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Photography Carlos Idun-Tawiah

10 fast-rising Ghanaian photographers changing the world with their lens

Celebrating 64 years of Ghanaian independence, here are some of the country’s best young photographers, including Carlos Idun-Tawiah, David Nana Opoku Ansah, and Michael Aboya

It’s taken over a century for African photography to be recognised as it should worldwide, and the art form and its artists have been blossoming. Photography in Ghana, on the world stage, was long defined by press imagery and propaganda, focusing on the major struggles for an independent Ghana. Today, a new cohort intricately portrays the transition from colonialism through the early heady days of independence and into an sometimes bleak, sometimes thriving present. Always, there is a celebration and drive to showcase the African spice of life and art, a unique variety that challenges clichés of both the colonial and postcolonial era.

In the last few decades, pace-setters from James Barnor of Ghana, Seydou Keita, Malick Sidibe from Mali, and J.D. Okhai Ojeikere in Lagos, Nigeria have captured the beauty of the continent for a global audience. In Ghana’s case, there is J.K. Bruce Vanderpuije, Francis K.Honey, and Philip Kwame Apagya. Born in the time of a creative renaissance with a newly independent Ghana, Apagya challenged the norms and methods of studio portraiture by introducing novel photography concepts, rich with Ghanaian culture.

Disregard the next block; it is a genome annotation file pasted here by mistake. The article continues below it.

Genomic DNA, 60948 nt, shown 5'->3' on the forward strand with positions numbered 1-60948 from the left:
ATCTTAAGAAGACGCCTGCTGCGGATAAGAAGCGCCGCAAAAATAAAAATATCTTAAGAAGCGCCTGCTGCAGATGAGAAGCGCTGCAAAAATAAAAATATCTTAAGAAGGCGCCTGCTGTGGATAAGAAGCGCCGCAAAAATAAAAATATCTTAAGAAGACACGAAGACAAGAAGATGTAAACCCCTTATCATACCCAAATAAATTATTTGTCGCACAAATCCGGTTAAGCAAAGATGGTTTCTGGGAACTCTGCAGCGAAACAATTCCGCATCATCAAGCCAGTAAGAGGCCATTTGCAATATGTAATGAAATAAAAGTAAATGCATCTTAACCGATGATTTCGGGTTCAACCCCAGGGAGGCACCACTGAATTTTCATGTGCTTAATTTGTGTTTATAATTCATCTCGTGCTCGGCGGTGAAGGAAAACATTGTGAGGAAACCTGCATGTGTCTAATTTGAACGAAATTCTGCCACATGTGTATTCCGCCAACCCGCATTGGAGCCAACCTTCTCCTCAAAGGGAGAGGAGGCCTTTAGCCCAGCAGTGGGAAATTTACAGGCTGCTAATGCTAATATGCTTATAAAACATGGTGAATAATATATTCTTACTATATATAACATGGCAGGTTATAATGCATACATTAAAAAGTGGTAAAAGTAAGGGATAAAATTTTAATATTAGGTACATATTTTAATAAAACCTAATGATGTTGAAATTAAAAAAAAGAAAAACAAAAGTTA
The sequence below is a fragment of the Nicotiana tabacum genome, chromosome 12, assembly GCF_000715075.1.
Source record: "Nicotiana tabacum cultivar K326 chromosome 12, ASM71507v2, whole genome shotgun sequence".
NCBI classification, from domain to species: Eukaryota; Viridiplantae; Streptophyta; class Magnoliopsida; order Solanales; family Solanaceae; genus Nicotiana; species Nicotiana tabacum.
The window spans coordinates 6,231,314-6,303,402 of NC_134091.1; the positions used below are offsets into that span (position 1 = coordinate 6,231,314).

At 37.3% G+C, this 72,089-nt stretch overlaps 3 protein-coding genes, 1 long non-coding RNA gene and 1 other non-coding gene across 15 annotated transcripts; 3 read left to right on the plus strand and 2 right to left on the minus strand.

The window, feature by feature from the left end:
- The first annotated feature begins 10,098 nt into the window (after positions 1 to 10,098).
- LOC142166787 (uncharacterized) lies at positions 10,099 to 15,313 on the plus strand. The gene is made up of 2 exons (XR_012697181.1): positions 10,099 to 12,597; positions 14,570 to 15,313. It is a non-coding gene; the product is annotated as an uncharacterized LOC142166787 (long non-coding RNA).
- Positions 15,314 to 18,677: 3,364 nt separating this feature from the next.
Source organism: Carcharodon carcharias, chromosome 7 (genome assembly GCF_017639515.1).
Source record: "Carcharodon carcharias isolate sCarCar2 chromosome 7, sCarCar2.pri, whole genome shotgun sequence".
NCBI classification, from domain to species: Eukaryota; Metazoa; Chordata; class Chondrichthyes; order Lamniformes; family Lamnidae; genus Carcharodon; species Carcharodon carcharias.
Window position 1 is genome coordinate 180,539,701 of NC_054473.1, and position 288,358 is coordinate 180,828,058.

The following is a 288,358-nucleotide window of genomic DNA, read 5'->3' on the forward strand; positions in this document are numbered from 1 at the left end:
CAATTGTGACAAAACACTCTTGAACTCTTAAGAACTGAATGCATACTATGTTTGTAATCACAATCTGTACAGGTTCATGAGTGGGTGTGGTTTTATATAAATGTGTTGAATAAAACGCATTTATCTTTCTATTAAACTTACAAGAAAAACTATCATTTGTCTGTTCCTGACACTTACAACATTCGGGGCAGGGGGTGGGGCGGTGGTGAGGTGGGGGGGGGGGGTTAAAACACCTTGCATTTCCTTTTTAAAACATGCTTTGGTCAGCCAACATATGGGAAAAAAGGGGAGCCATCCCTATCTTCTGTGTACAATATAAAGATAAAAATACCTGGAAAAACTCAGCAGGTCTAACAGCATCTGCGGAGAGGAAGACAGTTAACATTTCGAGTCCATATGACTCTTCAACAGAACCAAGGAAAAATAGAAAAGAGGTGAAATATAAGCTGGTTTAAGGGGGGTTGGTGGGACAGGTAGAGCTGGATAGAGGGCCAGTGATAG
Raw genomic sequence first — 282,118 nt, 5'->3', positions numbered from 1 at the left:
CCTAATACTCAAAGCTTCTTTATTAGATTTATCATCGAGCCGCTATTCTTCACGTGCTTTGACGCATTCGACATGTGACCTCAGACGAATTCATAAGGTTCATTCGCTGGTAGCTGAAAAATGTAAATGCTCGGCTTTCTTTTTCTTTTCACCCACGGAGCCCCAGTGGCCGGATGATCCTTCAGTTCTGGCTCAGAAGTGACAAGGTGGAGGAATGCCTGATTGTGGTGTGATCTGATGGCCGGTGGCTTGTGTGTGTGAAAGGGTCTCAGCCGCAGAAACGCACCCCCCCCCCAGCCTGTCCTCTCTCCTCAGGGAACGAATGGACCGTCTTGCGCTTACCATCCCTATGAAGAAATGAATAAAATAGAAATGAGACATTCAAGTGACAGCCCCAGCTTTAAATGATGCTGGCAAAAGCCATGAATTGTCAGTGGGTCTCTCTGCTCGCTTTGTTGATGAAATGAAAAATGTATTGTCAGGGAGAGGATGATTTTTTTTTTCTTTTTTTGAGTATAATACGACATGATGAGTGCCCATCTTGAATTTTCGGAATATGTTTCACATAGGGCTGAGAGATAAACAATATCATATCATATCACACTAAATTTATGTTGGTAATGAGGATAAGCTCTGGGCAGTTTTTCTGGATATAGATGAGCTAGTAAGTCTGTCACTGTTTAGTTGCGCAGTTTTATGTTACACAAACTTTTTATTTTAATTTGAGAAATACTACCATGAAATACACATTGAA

One of Ghana’s only truly celebrated female photographers Felicia Abban used fashion photography, portraiture, and hard-hitting film documentaries to portray the reality of life in the deepest parts of Ghana. Renowned for her self-shot portraits, she captures images anticipating nights out on the town or political protest with equal fervour.

Their spirit and motivations to capture the real and authentic Ghanaian lives inspire today’s generation of photographers and filmmakers to connect the world to the culture and history of their people. In honour of Ghana’s photographic scene, 64 years after independence, here are some of the country’s best young photographers, who like their predecessors, draw inspiration from the culture and natural aesthetics of their homeland.